I have now learned to dodge the dreaded question with evasive answers like "I am lucky enough not to have to keep track of my time." Or "I work on more than one painting at a time, so it's really hard to say." And sometimes I do say "I have been painting for fifteen years, so this painting took fifteen years and a week to paint." An answer for the unanswerable question.

Here are some studies I have been working on lately:
"Free." 8 1/4 x 5 1/2 inches. Acrylic, collage and ink on paper.  ©2012 Karine Swenson

"Sketch #1" Acrylic and marker on paper. 12 x 9 inches. ©2012 Karine Swenson



And please don't ask me how long they took. Thanks.

I will announce the winner for my drawing tomorrow, stay tuned!




10 comments:

Paula said...

I have a suggestion ... to the question how long did that take ... well let's see 4 years of college 20 years of hard work as a painter ... plus the inner strength to stick with the project ... that's about it !

pRiyA said...

Thank you for putting in words what has always been gnawing at me! Especially that bit about artists having it easy.

Annie said...

For me the answer would be about 40 years :-). No one has ever asked me this silly question. Some of my paintings take months and I have been known to do one in a couple hours, it is never the same.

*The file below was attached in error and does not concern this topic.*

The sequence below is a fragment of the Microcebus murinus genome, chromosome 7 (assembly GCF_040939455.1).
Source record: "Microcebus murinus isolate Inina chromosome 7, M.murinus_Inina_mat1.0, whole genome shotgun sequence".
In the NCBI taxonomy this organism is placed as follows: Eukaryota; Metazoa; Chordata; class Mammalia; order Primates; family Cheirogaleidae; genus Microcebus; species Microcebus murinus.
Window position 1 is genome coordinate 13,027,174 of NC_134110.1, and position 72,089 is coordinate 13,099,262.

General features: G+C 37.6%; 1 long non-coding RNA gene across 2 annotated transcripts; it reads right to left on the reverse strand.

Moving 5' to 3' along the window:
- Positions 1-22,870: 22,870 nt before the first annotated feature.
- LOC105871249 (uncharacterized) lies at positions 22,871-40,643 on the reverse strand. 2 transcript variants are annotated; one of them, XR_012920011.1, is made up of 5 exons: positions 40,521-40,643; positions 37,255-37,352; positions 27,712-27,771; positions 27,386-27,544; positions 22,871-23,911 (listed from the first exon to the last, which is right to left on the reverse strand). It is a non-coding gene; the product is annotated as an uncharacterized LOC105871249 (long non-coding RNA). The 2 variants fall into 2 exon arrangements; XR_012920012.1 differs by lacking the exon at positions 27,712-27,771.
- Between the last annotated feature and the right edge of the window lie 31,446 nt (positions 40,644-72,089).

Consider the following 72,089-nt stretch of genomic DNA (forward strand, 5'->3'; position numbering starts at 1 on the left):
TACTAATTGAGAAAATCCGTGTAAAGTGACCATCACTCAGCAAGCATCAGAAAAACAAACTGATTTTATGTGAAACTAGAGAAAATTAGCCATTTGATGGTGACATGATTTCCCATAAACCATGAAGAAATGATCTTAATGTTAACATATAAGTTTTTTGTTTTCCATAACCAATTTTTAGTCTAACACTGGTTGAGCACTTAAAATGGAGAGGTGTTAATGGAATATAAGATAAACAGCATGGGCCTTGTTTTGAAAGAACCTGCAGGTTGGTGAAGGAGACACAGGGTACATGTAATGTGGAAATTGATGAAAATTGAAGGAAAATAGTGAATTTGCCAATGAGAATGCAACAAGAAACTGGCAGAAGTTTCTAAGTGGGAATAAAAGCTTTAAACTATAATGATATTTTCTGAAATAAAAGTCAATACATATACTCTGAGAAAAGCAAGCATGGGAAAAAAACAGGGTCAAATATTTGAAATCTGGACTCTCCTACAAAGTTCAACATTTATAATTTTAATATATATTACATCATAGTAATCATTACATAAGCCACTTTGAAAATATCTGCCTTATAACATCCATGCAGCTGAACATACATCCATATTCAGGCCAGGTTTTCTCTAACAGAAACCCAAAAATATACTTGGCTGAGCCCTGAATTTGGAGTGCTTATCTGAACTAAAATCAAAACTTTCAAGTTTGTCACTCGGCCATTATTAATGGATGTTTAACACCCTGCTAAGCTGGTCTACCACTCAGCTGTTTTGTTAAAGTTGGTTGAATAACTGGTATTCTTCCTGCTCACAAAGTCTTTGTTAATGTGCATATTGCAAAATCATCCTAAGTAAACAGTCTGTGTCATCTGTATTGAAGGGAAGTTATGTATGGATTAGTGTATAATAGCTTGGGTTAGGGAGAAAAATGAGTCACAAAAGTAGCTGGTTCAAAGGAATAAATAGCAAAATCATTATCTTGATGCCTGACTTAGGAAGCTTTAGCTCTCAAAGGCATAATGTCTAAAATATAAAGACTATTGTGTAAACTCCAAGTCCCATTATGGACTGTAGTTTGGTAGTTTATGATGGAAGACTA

xoxo

Cynthia Schelzig said...

What fabulous paintings! I love what you had to say today...so true, so true....

Karine Swenson said...

Hello All,

Paula, you are right! That's pretty much what I say now.

I don't wish to imply that I think this question is a silly question. It is not a silly question. I want people to engage with the work, and with what I do as an artist. If that means we start with a question that is hard to answer, then so be it. This is merely the long answer, rather than the abbreviated one I usually give.

Nicole Hyde said...

Oooh, nice painting and love the small mixed media drawings/paintings (never know what to really call them).

Susan said...

beautiful painting. I would have told him, that I do not clock my hours but when my soul says it is done it is done. Soul or heart.

ArtPropelled said...

This is a question that stumps me too. Besides the actual carving that I do there are also many hours pondering and sketching out ideas. No piece is ever the same even if it looks as though the same amount of work goes into it.

Darcy Roy said...

I loose track of time (while painting) and days, sometimes weeks go by. Did I eat, sleep? I must say it is all I want to think about at times.
We should all be ready and open for questions about our process. Others who do not have this need to create are usually curious about those of us who are made into near hermits by the work.
"Years of daily drawing practice and study" is my answer.
Just saying, this has been my experience.
Great topic.

Lucy Chen said...

Very well said, and beautiful flower painting!